Entertainment

Indie-rock supergroup Mounties bound for Nelson

Mounties play Spiritbar this Monday, March 24. - Ali Roddam
Mounties play Spiritbar this Monday, March 24.
— image credit: Ali Roddam

Hawksley Workman is a happy guy. It could be that, as an established Canadian rock auteur with a slew of Junos under his belt, he’s finally coming back to Nelson, a place he hasn’t performed music since he “quit high school, joined a church musical, and played the Nelson United Church of Canada in the ' 90s” in a phase carefully described as “excruciatingly embarrassing.”

Or it could be because his new band, Mounties, is set to hit the road. Mounties, a collaborative project consisting of Steve Bays (of Hot Hot Heat) and Ryan Dahle (of Age of Electric and Limblifter) is a triumvirate of iconoclastic Canadian noisemakers and it has Workman seriously excited. “You’re not supposed to feel these pleasant, positive vibes in the music business,” he says. “You’re supposed to be properly jaded and believe everybody’s out to get you. But all of a sudden I feel really, really, really excited about music.”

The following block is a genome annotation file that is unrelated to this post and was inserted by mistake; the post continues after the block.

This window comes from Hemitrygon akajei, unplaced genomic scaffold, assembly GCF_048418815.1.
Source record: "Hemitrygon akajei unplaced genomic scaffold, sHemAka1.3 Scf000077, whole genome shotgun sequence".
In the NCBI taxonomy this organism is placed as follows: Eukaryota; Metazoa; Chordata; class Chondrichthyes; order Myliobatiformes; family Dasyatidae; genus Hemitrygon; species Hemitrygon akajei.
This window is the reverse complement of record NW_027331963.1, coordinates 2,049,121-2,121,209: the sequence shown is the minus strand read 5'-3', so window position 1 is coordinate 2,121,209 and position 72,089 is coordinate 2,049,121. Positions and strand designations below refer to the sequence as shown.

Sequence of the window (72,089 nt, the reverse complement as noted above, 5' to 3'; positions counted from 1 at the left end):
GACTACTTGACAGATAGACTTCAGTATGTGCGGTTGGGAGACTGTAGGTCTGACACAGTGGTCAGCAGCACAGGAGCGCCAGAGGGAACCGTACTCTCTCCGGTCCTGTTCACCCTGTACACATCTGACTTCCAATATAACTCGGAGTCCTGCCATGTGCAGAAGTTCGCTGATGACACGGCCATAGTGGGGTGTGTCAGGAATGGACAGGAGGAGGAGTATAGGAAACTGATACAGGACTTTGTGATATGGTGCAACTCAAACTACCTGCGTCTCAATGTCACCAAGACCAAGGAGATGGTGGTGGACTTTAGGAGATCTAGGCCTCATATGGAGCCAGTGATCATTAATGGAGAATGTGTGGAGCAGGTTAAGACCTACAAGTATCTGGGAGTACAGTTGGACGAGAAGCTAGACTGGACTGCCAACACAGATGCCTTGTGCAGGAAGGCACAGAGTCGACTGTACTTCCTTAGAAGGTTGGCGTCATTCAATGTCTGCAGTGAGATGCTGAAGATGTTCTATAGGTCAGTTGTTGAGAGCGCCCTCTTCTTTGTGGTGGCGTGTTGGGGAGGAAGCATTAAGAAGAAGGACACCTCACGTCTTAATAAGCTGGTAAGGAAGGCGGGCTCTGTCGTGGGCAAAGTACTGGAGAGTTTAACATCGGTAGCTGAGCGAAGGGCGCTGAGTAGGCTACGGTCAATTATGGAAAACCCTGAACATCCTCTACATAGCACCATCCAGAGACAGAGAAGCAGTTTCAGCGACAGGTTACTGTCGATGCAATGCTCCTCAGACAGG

The band’s debut record, Thrash Rock Legacy, is an ambitious, raucous, '90s-inspired futuristic joyride in which Workman returns to his first instrument: the drums. “It was the drums that as a kid I sat and had my big rock and roll dreams behind.”

For Workman, who has spent the last 15 years recording his own solo albums, which have run the gamut from glam rock to hymnal folk, Mounties is a chance to, as he says, “take a bit of pressure off.

I know that when it comes time to write lyrics the three of us are all trying to impress and outdo one another but a funny thing is that there’s no ego. It’s not like we’re The Police, with Sting and Stewart Copeland punching each other in the studio. We’ve all been frontmen. And we’re really happy that when somebody comes up with an idea it’s almost like, ‘Oh good! That means I can be lazy.’”

For a brand new band, the three members of Mounties already have a combined 60 years of experience touring and recording. When asked if Mounties could have worked if it was formed when each member was at the beginning of their careers — three huge musical personalities sharing the same spotlight — Workman pauses: “I don’t think we could have. Honestly, I was too busy in those days trying to make my own mark.”

He continues: “Now we’re not really interested in proving anything to anybody, which I know that sounds so Noel Gallagher, like ‘give us a break!’ but it is true that this record, this thing, was made to create pure joy.”

Their tour is set to hit Spiritbar on Monday, March 24. “When we formed this band,” Workman laughs, “we were like, ‘we’re never going to get in a van and grind it out on the road!’ Well, f*ck. We’re getting into a van tomorrow and grinding it out on the road for three weeks. And we couldn’t be bloody happier.”

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